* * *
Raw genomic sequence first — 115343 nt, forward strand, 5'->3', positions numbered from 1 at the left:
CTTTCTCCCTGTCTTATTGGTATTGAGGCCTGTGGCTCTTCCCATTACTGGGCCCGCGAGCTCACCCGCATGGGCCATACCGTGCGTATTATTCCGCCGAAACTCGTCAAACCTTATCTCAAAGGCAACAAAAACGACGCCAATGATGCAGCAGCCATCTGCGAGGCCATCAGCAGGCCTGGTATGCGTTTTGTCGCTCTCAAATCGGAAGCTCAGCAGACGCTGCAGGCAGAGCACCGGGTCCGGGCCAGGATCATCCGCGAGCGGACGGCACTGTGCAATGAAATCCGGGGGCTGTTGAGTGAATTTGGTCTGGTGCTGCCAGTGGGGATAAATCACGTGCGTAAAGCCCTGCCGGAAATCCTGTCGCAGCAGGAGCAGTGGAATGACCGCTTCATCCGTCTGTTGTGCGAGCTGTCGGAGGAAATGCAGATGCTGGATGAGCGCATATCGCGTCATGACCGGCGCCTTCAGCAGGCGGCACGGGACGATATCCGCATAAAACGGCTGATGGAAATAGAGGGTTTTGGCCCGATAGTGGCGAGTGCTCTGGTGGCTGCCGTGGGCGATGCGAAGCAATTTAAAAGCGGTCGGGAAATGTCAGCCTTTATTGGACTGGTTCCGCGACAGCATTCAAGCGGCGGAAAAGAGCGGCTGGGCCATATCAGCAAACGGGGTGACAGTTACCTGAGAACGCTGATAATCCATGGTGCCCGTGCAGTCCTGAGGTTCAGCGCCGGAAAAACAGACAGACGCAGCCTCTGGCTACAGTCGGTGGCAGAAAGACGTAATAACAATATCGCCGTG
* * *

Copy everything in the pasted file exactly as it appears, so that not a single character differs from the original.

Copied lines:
Raw genomic sequence first — 115343 nt, forward strand, 5'->3', positions numbered from 1 at the left:
CTTTCTCCCTGTCTTATTGGTATTGAGGCCTGTGGCTCTTCCCATTACTGGGCCCGCGAGCTCACCCGCATGGGCCATACCGTGCGTATTATTCCGCCGAAACTCGTCAAACCTTATCTCAAAGGCAACAAAAACGACGCCAATGATGCAGCAGCCATCTGCGAGGCCATCAGCAGGCCTGGTATGCGTTTTGTCGCTCTCAAATCGGAAGCTCAGCAGACGCTGCAGGCAGAGCACCGGGTCCGGGCCAGGATCATCCGCGAGCGGACGGCACTGTGCAATGAAATCCGGGGGCTGTTGAGTGAATTTGGTCTGGTGCTGCCAGTGGGGATAAATCACGTGCGTAAAGCCCTGCCGGAAATCCTGTCGCAGCAGGAGCAGTGGAATGACCGCTTCATCCGTCTGTTGTGCGAGCTGTCGGAGGAAATGCAGATGCTGGATGAGCGCATATCGCGTCATGACCGGCGCCTTCAGCAGGCGGCACGGGACGATATCCGCATAAAACGGCTGATGGAAATAGAGGGTTTTGGCCCGATAGTGGCGAGTGCTCTGGTGGCTGCCGTGGGCGATGCGAAGCAATTTAAAAGCGGTCGGGAAATGTCAGCCTTTATTGGACTGGTTCCGCGACAGCATTCAAGCGGCGGAAAAGAGCGGCTGGGCCATATCAGCAAACGGGGTGACAGTTACCTGAGAACGCTGATAATCCATGGTGCCCGTGCAGTCCTGAGGTTCAGCGCCGGAAAAACAGACAGACGCAGCCTCTGGCTACAGTCGGTGGCAGAAAGACGTAATAACAATATCGCCGTG